How DAP- and MAP-Producing Countries Stack Up on the Cost Curve
Earlier, we discussed that with respect to the profitability of fertilizers—or any commodity—a company depends on the spread between the cost curve and realized prices in the market. Let’s look at this in detail.
Understanding cost curves
In the chart above, you can see production capacity in million tons on the X axis and price per metric ton on the Y axis. As we move to the right, the cost of producing DAP and MAP also increases.
In 2014, the cost of production for DAP per ton ranged from $190 to $450 per metric ton, as we can see in the chart.
How the cost curve drives prices
According to Bloomberg, the DAP and MAP production cost in 2015 at the lowest (left) end was ~$100 per metric ton. As we move to the right on the chart, the cost of production moves higher, at ~$400 per metric ton. This is the supply side that affects prices.
Recall that the global demand for phosphate fertilizer is estimated to be ~41.8 million metric tons in the 2015–2016 planting season. This is the demand side that affects the prices.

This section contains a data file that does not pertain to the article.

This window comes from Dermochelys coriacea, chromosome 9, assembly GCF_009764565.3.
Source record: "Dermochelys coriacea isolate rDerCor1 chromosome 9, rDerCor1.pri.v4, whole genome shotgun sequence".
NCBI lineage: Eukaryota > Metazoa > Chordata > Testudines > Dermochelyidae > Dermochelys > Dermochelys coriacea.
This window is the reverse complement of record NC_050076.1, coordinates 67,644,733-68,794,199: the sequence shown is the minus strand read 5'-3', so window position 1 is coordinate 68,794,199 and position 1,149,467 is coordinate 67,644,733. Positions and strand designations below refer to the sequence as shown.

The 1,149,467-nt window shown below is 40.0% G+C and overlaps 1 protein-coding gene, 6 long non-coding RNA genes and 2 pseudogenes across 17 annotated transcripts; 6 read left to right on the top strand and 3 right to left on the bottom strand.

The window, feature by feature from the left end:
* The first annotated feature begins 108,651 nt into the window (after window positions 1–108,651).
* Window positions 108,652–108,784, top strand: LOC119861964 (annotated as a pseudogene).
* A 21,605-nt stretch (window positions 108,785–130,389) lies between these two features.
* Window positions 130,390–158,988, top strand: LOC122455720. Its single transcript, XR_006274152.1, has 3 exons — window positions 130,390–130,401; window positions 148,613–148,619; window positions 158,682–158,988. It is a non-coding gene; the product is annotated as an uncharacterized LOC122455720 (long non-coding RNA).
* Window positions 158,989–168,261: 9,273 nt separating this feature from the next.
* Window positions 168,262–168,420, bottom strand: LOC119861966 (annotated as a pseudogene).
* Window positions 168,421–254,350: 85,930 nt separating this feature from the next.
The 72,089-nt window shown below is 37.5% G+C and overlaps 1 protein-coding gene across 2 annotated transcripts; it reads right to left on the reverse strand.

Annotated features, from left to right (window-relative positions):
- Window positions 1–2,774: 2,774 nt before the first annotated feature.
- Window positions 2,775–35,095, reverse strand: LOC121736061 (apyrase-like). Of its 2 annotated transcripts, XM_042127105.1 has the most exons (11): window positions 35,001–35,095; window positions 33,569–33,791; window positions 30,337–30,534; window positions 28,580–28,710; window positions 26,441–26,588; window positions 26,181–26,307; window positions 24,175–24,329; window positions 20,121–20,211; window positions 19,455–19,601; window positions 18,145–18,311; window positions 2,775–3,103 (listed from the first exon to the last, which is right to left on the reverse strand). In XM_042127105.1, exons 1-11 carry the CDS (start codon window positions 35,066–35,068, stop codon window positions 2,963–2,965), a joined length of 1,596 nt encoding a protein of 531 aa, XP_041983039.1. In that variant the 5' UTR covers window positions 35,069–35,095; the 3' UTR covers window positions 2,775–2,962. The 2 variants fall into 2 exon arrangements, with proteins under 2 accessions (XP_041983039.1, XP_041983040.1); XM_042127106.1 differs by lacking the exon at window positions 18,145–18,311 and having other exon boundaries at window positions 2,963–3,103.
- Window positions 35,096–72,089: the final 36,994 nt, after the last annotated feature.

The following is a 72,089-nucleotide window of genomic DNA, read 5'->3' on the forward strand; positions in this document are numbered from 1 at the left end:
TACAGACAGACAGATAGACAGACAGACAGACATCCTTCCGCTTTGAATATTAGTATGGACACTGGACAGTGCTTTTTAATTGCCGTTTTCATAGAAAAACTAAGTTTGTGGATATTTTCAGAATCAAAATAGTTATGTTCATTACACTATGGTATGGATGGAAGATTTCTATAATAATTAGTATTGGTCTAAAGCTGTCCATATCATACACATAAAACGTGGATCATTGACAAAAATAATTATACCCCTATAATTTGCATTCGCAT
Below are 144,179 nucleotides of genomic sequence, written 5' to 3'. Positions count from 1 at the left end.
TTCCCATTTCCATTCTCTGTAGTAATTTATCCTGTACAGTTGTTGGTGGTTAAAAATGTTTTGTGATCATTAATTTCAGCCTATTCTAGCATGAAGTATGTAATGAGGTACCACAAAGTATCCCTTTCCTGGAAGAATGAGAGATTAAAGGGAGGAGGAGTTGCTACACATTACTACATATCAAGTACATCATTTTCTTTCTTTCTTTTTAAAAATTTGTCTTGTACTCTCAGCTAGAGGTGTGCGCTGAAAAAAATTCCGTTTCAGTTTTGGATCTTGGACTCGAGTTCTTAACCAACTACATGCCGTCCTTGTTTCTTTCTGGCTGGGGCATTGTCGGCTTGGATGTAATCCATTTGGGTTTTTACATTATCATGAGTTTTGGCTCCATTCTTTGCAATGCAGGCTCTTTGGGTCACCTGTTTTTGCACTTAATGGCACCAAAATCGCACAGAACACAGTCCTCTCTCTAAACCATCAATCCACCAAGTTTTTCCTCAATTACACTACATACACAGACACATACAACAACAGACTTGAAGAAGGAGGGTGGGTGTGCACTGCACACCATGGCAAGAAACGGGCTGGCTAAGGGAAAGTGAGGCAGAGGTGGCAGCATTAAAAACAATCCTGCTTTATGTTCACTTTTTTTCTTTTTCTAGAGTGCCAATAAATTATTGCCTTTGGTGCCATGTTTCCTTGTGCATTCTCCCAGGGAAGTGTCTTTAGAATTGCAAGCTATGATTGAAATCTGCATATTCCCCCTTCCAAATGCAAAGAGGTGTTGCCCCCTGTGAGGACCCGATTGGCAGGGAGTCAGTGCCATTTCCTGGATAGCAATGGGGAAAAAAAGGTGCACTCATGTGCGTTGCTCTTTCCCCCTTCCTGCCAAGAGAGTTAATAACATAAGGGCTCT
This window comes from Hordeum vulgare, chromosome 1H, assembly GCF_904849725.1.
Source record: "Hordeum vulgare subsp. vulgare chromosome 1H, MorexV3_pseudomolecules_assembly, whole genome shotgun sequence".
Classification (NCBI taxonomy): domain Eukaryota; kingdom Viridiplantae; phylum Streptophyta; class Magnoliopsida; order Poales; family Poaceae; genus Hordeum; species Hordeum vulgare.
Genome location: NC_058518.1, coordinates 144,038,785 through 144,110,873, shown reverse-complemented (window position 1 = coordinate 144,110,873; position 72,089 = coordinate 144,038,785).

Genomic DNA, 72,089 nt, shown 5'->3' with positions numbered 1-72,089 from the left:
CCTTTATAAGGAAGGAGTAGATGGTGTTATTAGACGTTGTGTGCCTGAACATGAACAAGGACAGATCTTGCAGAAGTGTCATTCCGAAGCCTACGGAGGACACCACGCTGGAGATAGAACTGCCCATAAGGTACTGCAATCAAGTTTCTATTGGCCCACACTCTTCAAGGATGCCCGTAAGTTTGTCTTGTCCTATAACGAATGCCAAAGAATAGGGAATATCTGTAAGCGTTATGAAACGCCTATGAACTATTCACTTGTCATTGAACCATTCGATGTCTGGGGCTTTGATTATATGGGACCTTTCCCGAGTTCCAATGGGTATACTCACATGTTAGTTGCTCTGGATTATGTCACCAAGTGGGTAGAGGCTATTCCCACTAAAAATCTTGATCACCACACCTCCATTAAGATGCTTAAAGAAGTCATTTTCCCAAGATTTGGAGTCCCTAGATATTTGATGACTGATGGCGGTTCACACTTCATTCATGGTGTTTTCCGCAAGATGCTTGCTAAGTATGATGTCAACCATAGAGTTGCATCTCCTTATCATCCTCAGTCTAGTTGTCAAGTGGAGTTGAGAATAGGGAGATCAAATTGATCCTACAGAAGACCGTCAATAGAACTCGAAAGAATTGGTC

The prices are a function of supply and demand. The prices for phosphorous fertilizer ranged from $276 to $341 per metric ton for DAP. MAP was trading at ~$352 per metric ton on July 15, 2016.
The current price floor appears to range from $350 to $400 per metric ton. The price floor is set by the marginal producer at the current demand levels, which in this case is Latin America.
The spread of profitability
The spread between a producer’s cost of production and the price floor determines its profitability. When there is a spike in demand for fertilizers, the prices may spike. In this case, a producer gains to benefit, as capacity cannot be added fast enough to keep pace with demand.
Demand can be more volatile than supply due to unexpected changes in weather conditions, stock-to-use, and inventory levels. This is why earnings of fertilizer producers (MOO) such as Mosaic (MOS), PotashCorp (POT), Agrium (AGU), and CF Industries (CF) jumped when the demand spiked a few years ago.
As demand spiked, producers’ profitability increased and many reinvested profits into capacity addition. With capacity addition happening faster than demand, fertilizer prices took a hit. With the fertilizer industry sitting at the bottom of its cycle, let’s look at what future may hold for phosphate prices.